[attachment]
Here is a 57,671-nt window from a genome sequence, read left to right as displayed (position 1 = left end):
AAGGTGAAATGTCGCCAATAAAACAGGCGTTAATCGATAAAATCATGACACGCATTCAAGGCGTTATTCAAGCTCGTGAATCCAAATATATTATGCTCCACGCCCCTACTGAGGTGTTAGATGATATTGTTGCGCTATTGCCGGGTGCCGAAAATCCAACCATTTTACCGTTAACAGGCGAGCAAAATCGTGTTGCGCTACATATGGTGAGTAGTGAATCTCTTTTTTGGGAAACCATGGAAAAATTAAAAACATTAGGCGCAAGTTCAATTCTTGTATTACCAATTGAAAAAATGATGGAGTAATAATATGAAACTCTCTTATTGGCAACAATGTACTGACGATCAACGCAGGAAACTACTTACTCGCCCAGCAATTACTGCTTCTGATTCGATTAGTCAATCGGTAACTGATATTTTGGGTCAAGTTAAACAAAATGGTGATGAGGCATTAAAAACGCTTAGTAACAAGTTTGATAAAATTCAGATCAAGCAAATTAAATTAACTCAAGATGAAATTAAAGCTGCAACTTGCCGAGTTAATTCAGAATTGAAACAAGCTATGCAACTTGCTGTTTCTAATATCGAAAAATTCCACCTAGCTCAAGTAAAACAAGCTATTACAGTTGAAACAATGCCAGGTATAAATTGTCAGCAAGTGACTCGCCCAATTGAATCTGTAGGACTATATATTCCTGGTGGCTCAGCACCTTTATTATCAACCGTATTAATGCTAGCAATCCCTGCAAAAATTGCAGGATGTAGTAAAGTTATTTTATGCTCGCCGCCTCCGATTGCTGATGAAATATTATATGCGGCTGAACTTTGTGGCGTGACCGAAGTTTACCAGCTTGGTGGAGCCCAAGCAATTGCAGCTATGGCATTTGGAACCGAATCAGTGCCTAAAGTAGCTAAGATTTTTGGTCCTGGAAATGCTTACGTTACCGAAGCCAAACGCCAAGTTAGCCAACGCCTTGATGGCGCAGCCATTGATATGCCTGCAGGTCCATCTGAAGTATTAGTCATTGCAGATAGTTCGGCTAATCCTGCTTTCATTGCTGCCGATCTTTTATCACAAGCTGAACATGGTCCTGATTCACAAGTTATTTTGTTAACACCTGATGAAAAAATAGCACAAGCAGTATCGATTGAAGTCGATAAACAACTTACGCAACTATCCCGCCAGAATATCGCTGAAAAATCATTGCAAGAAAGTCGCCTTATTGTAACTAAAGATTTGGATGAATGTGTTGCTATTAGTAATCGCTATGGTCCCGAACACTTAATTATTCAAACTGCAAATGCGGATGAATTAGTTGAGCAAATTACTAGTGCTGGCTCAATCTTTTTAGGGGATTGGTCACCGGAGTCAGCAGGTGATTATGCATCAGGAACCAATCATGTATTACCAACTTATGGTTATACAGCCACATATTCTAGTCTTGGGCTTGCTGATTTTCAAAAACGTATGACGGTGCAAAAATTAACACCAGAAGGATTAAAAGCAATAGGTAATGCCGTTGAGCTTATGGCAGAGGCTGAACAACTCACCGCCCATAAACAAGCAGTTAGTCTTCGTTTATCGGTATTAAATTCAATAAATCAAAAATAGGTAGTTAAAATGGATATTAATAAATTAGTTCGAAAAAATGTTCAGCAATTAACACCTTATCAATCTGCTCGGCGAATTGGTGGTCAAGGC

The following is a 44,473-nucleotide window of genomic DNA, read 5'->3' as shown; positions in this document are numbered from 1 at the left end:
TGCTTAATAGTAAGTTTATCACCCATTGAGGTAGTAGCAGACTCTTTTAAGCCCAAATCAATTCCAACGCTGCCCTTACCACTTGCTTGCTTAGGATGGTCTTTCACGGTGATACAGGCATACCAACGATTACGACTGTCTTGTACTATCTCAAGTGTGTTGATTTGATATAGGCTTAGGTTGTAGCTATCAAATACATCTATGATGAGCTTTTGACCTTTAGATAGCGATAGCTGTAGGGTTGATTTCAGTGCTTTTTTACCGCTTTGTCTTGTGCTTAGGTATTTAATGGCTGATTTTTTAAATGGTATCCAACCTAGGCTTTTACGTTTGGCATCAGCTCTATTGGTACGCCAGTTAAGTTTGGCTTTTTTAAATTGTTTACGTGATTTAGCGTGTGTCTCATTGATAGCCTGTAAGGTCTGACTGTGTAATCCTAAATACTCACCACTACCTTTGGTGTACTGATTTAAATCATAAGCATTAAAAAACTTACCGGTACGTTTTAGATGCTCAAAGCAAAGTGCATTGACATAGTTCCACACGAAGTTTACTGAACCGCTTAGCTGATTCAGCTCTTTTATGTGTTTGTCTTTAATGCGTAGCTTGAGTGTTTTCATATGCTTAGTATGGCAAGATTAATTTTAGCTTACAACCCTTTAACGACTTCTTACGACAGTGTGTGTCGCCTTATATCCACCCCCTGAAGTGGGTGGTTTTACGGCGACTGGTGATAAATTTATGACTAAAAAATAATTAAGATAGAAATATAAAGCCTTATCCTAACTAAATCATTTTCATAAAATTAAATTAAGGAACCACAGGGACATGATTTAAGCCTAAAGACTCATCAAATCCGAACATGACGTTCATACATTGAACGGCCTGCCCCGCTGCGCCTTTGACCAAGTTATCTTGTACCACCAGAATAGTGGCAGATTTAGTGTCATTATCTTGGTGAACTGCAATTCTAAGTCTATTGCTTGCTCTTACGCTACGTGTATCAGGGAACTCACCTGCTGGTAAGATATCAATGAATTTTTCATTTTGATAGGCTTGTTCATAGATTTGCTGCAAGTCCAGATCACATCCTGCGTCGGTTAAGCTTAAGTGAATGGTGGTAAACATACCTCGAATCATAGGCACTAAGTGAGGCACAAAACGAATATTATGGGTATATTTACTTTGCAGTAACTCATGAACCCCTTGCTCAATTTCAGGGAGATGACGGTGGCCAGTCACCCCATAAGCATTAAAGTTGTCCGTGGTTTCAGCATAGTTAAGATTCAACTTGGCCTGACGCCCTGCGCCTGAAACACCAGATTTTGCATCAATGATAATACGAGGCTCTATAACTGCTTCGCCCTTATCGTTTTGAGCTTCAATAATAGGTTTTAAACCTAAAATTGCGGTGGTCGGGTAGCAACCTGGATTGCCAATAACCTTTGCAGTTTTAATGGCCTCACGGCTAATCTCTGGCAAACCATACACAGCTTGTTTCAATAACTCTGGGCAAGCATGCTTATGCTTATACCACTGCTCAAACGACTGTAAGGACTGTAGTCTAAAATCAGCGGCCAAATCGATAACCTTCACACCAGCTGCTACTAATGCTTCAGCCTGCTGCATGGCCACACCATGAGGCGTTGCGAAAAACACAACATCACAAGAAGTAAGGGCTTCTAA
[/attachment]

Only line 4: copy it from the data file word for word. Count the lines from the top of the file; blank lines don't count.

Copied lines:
TGCTTAATAGTAAGTTTATCACCCATTGAGGTAGTAGCAGACTCTTTTAAGCCCAAATCAATTCCAACGCTGCCCTTACCACTTGCTTGCTTAGGATGGTCTTTCACGGTGATACAGGCATACCAACGATTACGACTGTCTTGTACTATCTCAAGTGTGTTGATTTGATATAGGCTTAGGTTGTAGCTATCAAATACATCTATGATGAGCTTTTGACCTTTAGATAGCGATAGCTGTAGGGTTGATTTCAGTGCTTTTTTACCGCTTTGTCTTGTGCTTAGGTATTTAATGGCTGATTTTTTAAATGGTATCCAACCTAGGCTTTTACGTTTGGCATCAGCTCTATTGGTACGCCAGTTAAGTTTGGCTTTTTTAAATTGTTTACGTGATTTAGCGTGTGTCTCATTGATAGCCTGTAAGGTCTGACTGTGTAATCCTAAATACTCACCACTACCTTTGGTGTACTGATTTAAATCATAAGCATTAAAAAACTTACCGGTACGTTTTAGATGCTCAAAGCAAAGTGCATTGACATAGTTCCACACGAAGTTTACTGAACCGCTTAGCTGATTCAGCTCTTTTATGTGTTTGTCTTTAATGCGTAGCTTGAGTGTTTTCATATGCTTAGTATGGCAAGATTAATTTTAGCTTACAACCCTTTAACGACTTCTTACGACAGTGTGTGTCGCCTTATATCCACCCCCTGAAGTGGGTGGTTTTACGGCGACTGGTGATAAATTTATGACTAAAAAATAATTAAGATAGAAATATAAAGCCTTATCCTAACTAAATCATTTTCATAAAATTAAATTAAGGAACCACAGGGACATGATTTAAGCCTAAAGACTCATCAAATCCGAACATGACGTTCATACATTGAACGGCCTGCCCCGCTGCGCCTTTGACCAAGTTATCTTGTACCACCAGAATAGTGGCAGATTTAGTGTCATTATCTTGGTGAACTGCAATTCTAAGTCTATTGCTTGCTCTTACGCTACGTGTATCAGGGAACTCACCTGCTGGTAAGATATCAATGAATTTTTCATTTTGATAGGCTTGTTCATAGATTTGCTGCAAGTCCAGATCACATCCTGCGTCGGTTAAGCTTAAGTGAATGGTGGTAAACATACCTCGAATCATAGGCACTAAGTGAGGCACAAAACGAATATTATGGGTATATTTACTTTGCAGTAACTCATGAACCCCTTGCTCAATTTCAGGGAGATGACGGTGGCCAGTCACCCCATAAGCATTAAAGTTGTCCGTGGTTTCAGCATAGTTAAGATTCAACTTGGCCTGACGCCCTGCGCCTGAAACACCAGATTTTGCATCAATGATAATACGAGGCTCTATAACTGCTTCGCCCTTATCGTTTTGAGCTTCAATAATAGGTTTTAAACCTAAAATTGCGGTGGTCGGGTAGCAACCTGGATTGCCAATAACCTTTGCAGTTTTAATGGCCTCACGGCTAATCTCTGGCAAACCATACACAGCTTGTTTCAATAACTCTGGGCAAGCATGCTTATGCTTATACCACTGCTCAAACGACTGTAAGGACTGTAGTCTAAAATCAGCGGCCAAATCGATAACCTTCACACCAGCTGCTACTAATGCTTCAGCCTGCTGCATGGCCACACCATGAGGCGTTGCGAAAAACACAACATCACAAGAAGTAAGGGCTTCTAA